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The Truth Behind Cluster Headache

Symptoms and diagnosis for Cluster Headache

By Neurosurgery Singapore

What is a cluster headache?

Cluster headache is pain that occurs along one side of the head. It’s frequently described as pain that occurs around, behind, or above the eye and along the temple in cyclic patterns or clusters. The pain of a cluster headache is very severe. Many patients describe a “drilling” type of sensation.

What are some symptoms of a cluster headache?

Cluster headache is always unilateral, or one-sided. However, some people may experience some variability of the side on which their headache occurs. Most people with cluster headaches describe their pain as occurring around or behind the eye. Pain may radiate along the forehead, into the jaw or along the gum line and into the teeth, or across the cheek of the affected side. Infrequently, pain may extend into the ear, neck, or shoulder.

In addition to head pain, many people with cluster headaches have symptoms and signs that may include:

  1. Watering of the eye (tearing). Some people may only experience some redness of the conjunctiva.
  2. Eyelid drooping or swelling
  3. Runny nose (rhinorrhea)
  4. People with cluster headaches also may have symptoms that are more commonly associated migraine headaches, including sensitivity to light, sounds, or odors may occur. However, unlike migraine headache, movement does not worsen the pain of a cluster headache. In fact, many people describe a sense of restlessness during their pain.
  5. The headaches associated with cluster occur in groups. While the headaches themselves may be brief (as short as 15 minutes), the headaches can recur up to eight times in 24 hours. Headaches may last as long as 3 hours. Cluster cycles may last for only a single day, or may linger for many weeks.
“Cluster headaches occur several times a day. They start suddenly, last for a limited time, and can be very painful.”

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What types of diagnosis?

  • Cluster headache has a characteristic type of pain and pattern of attacks. A diagnosis depends on your description of the attacks, including your pain, the location and severity of your headaches, and associated symptoms.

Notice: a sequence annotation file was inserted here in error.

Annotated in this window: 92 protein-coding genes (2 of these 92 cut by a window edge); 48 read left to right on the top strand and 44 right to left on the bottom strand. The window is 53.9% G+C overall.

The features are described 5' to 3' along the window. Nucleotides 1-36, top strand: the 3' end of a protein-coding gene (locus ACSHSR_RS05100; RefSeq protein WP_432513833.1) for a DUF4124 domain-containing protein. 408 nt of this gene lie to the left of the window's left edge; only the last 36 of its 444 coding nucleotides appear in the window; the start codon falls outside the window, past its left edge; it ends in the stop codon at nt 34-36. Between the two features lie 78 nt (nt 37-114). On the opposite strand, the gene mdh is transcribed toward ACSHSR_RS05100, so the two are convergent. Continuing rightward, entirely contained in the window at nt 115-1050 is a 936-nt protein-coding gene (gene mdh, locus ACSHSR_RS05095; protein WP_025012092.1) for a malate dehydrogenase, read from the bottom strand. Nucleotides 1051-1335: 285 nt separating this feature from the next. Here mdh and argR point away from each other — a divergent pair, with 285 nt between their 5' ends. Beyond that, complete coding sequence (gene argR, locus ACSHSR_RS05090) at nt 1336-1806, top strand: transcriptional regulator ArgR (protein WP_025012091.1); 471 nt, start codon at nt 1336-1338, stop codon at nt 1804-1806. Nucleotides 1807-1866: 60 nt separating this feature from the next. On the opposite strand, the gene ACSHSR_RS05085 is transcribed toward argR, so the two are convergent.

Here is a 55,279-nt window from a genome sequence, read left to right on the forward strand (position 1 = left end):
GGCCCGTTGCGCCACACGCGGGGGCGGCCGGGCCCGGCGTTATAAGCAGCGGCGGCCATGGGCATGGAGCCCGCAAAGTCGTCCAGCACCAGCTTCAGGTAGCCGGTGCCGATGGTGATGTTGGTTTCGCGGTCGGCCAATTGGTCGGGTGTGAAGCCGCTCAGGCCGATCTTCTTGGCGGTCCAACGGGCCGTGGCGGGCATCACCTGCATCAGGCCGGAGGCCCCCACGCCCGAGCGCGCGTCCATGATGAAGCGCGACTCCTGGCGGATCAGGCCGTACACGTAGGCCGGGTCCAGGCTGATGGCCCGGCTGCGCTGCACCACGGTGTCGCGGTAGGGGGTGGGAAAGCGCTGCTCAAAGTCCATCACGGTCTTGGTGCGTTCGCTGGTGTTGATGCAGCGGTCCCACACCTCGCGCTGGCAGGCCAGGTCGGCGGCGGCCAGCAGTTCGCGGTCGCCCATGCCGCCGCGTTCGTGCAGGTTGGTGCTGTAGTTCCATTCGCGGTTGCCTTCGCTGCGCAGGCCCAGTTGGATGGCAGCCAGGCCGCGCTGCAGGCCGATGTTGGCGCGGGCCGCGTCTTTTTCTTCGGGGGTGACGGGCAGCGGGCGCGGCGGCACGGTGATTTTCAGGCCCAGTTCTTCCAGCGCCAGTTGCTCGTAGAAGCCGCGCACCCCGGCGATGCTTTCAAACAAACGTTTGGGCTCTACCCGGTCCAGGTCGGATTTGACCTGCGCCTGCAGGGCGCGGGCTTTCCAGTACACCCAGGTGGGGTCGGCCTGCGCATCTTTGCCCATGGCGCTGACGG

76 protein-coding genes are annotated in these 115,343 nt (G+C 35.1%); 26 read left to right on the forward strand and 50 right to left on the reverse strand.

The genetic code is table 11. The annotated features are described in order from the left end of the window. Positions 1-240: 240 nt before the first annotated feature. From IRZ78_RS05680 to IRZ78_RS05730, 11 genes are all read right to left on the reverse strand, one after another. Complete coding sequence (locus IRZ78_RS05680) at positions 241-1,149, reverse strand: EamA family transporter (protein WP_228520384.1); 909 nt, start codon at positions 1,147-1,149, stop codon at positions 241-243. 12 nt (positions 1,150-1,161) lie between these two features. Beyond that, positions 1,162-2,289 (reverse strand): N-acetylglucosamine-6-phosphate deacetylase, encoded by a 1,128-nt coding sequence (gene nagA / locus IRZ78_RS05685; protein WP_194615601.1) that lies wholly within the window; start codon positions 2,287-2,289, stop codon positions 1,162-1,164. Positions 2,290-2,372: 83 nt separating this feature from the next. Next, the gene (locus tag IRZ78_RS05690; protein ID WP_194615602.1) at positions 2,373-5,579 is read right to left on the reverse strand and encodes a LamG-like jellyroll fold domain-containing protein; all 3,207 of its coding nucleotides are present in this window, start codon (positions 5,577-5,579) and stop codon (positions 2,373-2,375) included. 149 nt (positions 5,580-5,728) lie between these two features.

How often your headaches occur and how long they last also are important factors.

     

    Your doctor will likely try to pinpoint the type and cause of your headache using certain approaches.

    Neurological examination

    A neurological examination may help our doctor detect physical signs of a cluster headache. Our Neurologist will use a series of procedures to assess your brain function, including testing your senses, reflexes and nerves.

    Imaging tests

    If you have unusual or complicated headaches or an abnormal neurological examination, our neurologist might recommend other tests to rule out other serious causes of head pain, such as a tumor or aneurysm. Common brain imaging tests include:

    • CT scan. This uses a series of X-rays to create detailed cross-sectional images of your brain.
    • MRI. This uses a powerful magnetic field and radio waves to produce detailed images of your brain and blood vessels.

Cluster headaches or migraine?

Cluster headaches and migraines are both severe forms of headache, but they are different and need different treatment.

Before a migraine, a person will often experience an “aura,” or visual disturbances, including flashing lights or zigzag lines. A migraine can last for up to 72 hours, and it commonly involves nausea, vomiting, and sensitivity to light.

A cluster headache starts and ends suddenly and it lasts a shorter time. It often features congestion, watery eyes, and a runny nose. It normally affects only one side of the head, and the eye that is watering is on the same side.

A person with a migraine prefers to lie down during an attack, but people with a cluster headaches say that lying down worsens the pain.

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